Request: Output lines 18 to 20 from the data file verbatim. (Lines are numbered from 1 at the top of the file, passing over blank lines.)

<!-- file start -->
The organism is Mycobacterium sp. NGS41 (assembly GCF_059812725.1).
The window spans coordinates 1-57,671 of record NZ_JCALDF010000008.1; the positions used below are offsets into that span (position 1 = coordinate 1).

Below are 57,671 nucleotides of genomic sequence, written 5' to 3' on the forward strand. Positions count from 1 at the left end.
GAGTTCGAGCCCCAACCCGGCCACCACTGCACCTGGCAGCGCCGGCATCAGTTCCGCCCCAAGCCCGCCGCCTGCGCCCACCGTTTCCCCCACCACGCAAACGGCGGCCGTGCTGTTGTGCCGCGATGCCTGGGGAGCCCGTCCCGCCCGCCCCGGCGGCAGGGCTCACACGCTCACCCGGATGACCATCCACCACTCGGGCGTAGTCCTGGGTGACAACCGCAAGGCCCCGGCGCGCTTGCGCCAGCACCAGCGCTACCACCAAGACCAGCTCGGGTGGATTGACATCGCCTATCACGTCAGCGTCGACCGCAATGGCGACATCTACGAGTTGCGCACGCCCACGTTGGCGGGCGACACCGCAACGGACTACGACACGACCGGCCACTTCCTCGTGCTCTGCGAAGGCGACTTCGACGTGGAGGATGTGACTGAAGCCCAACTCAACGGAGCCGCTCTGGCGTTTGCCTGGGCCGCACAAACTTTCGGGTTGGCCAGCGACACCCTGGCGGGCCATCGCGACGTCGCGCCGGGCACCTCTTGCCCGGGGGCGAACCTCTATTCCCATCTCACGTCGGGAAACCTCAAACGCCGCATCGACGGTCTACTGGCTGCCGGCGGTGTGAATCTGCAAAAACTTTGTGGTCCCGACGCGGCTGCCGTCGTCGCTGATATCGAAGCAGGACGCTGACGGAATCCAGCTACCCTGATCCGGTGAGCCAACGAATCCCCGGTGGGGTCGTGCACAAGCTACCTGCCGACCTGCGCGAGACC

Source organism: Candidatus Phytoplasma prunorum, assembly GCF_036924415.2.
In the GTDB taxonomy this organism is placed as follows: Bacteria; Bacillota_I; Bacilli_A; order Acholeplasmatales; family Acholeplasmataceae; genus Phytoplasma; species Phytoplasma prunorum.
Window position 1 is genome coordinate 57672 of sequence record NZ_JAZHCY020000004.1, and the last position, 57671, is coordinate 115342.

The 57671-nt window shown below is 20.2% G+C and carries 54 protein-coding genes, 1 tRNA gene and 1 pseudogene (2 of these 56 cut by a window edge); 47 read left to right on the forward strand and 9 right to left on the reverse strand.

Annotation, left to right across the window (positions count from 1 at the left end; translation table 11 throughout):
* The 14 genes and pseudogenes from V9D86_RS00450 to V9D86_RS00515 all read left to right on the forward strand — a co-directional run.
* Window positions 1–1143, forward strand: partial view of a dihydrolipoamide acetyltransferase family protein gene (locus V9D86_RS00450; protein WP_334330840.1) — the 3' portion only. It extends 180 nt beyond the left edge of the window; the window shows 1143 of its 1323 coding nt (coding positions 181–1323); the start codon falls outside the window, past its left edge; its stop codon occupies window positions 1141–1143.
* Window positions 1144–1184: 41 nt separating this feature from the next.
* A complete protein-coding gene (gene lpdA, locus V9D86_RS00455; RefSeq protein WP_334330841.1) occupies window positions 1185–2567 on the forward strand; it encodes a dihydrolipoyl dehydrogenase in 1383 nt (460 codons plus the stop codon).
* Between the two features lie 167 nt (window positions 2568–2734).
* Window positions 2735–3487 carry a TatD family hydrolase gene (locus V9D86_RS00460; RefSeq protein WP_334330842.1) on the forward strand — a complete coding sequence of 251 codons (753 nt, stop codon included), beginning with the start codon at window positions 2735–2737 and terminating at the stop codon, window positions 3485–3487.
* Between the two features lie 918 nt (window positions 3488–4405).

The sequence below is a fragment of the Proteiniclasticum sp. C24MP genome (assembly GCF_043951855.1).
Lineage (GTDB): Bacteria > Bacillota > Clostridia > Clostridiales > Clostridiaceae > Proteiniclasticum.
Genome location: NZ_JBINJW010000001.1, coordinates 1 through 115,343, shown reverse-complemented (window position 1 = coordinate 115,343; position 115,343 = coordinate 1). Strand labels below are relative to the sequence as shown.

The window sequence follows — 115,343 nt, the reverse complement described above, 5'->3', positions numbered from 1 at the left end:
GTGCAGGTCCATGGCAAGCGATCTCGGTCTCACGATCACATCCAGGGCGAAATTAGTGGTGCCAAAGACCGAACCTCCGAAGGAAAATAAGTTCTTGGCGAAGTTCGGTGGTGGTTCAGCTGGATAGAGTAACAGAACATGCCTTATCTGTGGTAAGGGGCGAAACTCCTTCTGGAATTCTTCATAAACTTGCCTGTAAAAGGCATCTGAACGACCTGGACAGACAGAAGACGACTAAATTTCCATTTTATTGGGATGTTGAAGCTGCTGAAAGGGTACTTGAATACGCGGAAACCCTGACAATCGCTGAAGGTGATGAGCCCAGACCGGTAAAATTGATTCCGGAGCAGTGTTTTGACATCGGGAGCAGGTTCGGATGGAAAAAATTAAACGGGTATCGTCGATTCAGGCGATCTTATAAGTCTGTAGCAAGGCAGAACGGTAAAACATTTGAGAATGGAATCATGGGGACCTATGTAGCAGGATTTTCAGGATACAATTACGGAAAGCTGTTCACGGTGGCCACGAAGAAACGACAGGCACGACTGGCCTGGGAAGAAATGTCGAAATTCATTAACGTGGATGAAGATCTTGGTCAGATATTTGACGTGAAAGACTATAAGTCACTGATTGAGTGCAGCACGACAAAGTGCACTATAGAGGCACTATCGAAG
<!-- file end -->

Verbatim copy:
Lineage (GTDB): Bacteria > Bacillota > Clostridia > Clostridiales > Clostridiaceae > Proteiniclasticum.
Genome location: NZ_JBINJW010000001.1, coordinates 1 through 115,343, shown reverse-complemented (window position 1 = coordinate 115,343; position 115,343 = coordinate 1). Strand labels below are relative to the sequence as shown.

The window sequence follows — 115,343 nt, the reverse complement described above, 5'->3', positions numbered from 1 at the left end: